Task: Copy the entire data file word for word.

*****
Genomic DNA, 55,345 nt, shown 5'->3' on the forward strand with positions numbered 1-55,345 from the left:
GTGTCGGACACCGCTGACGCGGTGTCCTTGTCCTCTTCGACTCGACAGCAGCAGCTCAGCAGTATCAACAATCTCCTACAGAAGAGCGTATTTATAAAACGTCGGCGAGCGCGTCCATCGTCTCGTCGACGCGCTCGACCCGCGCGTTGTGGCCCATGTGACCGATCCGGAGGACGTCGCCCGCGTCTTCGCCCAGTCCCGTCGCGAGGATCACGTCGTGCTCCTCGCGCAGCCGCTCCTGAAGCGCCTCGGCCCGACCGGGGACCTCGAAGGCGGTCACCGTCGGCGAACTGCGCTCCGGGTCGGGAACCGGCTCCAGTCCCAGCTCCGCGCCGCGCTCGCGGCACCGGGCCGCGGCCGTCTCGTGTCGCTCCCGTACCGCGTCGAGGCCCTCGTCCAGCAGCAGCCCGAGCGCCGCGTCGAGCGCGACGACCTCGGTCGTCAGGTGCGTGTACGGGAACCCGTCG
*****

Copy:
Genomic DNA, 55,345 nt, shown 5'->3' on the forward strand with positions numbered 1-55,345 from the left:
GTGTCGGACACCGCTGACGCGGTGTCCTTGTCCTCTTCGACTCGACAGCAGCAGCTCAGCAGTATCAACAATCTCCTACAGAAGAGCGTATTTATAAAACGTCGGCGAGCGCGTCCATCGTCTCGTCGACGCGCTCGACCCGCGCGTTGTGGCCCATGTGACCGATCCGGAGGACGTCGCCCGCGTCTTCGCCCAGTCCCGTCGCGAGGATCACGTCGTGCTCCTCGCGCAGCCGCTCCTGAAGCGCCTCGGCCCGACCGGGGACCTCGAAGGCGGTCACCGTCGGCGAACTGCGCTCCGGGTCGGGAACCGGCTCCAGTCCCAGCTCCGCGCCGCGCTCGCGGCACCGGGCCGCGGCCGTCTCGTGTCGCTCCCGTACCGCGTCGAGGCCCTCGTCCAGCAGCAGCCCGAGCGCCGCGTCGAGCGCGACGACCTCGGTCGTCAGGTGCGTGTACGGGAACCCGTCG